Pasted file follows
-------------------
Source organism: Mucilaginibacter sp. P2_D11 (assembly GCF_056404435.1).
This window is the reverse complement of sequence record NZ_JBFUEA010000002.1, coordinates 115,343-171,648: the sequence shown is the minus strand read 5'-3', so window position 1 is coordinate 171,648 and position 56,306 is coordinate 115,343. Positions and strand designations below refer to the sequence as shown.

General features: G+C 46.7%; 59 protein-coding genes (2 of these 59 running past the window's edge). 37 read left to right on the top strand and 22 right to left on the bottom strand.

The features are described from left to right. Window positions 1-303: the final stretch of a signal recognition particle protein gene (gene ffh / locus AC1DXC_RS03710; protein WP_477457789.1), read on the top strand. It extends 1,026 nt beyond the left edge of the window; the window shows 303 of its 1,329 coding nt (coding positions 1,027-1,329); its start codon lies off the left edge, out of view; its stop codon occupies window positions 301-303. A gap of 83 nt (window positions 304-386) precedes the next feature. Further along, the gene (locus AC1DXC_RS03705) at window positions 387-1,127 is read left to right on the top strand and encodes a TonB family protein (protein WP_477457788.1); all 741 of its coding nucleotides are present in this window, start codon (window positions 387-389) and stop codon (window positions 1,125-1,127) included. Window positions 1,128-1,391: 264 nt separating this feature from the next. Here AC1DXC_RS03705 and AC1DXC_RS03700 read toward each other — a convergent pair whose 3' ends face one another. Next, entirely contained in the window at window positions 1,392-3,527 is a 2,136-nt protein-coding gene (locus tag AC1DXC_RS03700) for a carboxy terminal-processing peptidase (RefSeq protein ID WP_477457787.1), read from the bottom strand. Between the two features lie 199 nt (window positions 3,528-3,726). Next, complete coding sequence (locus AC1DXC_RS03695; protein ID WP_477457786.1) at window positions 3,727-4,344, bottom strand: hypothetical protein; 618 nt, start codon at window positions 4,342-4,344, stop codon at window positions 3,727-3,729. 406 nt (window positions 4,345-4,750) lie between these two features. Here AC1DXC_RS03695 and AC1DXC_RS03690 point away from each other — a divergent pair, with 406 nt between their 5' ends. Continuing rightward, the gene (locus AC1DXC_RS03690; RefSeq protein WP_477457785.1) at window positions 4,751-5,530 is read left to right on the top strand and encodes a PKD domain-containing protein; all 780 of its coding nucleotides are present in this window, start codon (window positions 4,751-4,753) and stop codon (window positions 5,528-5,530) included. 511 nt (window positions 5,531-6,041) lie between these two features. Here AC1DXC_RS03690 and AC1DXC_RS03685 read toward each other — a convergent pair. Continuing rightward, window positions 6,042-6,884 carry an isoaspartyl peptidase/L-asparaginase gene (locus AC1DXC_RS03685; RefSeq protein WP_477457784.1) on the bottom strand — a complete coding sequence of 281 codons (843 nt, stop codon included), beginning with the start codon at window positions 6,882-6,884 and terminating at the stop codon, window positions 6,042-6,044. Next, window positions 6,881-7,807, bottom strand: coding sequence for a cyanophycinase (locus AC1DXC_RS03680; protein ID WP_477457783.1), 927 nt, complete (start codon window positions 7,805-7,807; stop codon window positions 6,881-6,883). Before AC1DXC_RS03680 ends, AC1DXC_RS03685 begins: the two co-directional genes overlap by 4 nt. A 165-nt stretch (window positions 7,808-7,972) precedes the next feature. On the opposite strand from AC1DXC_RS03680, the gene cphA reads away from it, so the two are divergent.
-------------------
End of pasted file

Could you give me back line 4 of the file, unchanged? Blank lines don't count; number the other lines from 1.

The features are described from left to right. Window positions 1-303: the final stretch of a signal recognition particle protein gene (gene ffh / locus AC1DXC_RS03710; protein WP_477457789.1), read on the top strand. It extends 1,026 nt beyond the left edge of the window; the window shows 303 of its 1,329 coding nt (coding positions 1,027-1,329); its start codon lies off the left edge, out of view; its stop codon occupies window positions 301-303. A gap of 83 nt (window positions 304-386) precedes the next feature. Further along, the gene (locus AC1DXC_RS03705) at window positions 387-1,127 is read left to right on the top strand and encodes a TonB family protein (protein WP_477457788.1); all 741 of its coding nucleotides are present in this window, start codon (window positions 387-389) and stop codon (window positions 1,125-1,127) included. Window positions 1,128-1,391: 264 nt separating this feature from the next. Here AC1DXC_RS03705 and AC1DXC_RS03700 read toward each other — a convergent pair whose 3' ends face one another. Next, entirely contained in the window at window positions 1,392-3,527 is a 2,136-nt protein-coding gene (locus tag AC1DXC_RS03700) for a carboxy terminal-processing peptidase (RefSeq protein ID WP_477457787.1), read from the bottom strand. Between the two features lie 199 nt (window positions 3,528-3,726). Next, complete coding sequence (locus AC1DXC_RS03695; protein ID WP_477457786.1) at window positions 3,727-4,344, bottom strand: hypothetical protein; 618 nt, start codon at window positions 4,342-4,344, stop codon at window positions 3,727-3,729. 406 nt (window positions 4,345-4,750) lie between these two features. Here AC1DXC_RS03695 and AC1DXC_RS03690 point away from each other — a divergent pair, with 406 nt between their 5' ends. Continuing rightward, the gene (locus AC1DXC_RS03690; RefSeq protein WP_477457785.1) at window positions 4,751-5,530 is read left to right on the top strand and encodes a PKD domain-containing protein; all 780 of its coding nucleotides are present in this window, start codon (window positions 4,751-4,753) and stop codon (window positions 5,528-5,530) included. 511 nt (window positions 5,531-6,041) lie between these two features. Here AC1DXC_RS03690 and AC1DXC_RS03685 read toward each other — a convergent pair. Continuing rightward, window positions 6,042-6,884 carry an isoaspartyl peptidase/L-asparaginase gene (locus AC1DXC_RS03685; RefSeq protein WP_477457784.1) on the bottom strand — a complete coding sequence of 281 codons (843 nt, stop codon included), beginning with the start codon at window positions 6,882-6,884 and terminating at the stop codon, window positions 6,042-6,044. Next, window positions 6,881-7,807, bottom strand: coding sequence for a cyanophycinase (locus AC1DXC_RS03680; protein ID WP_477457783.1), 927 nt, complete (start codon window positions 7,805-7,807; stop codon window positions 6,881-6,883). Before AC1DXC_RS03680 ends, AC1DXC_RS03685 begins: the two co-directional genes overlap by 4 nt. A 165-nt stretch (window positions 7,808-7,972) precedes the next feature. On the opposite strand from AC1DXC_RS03680, the gene cphA reads away from it, so the two are divergent.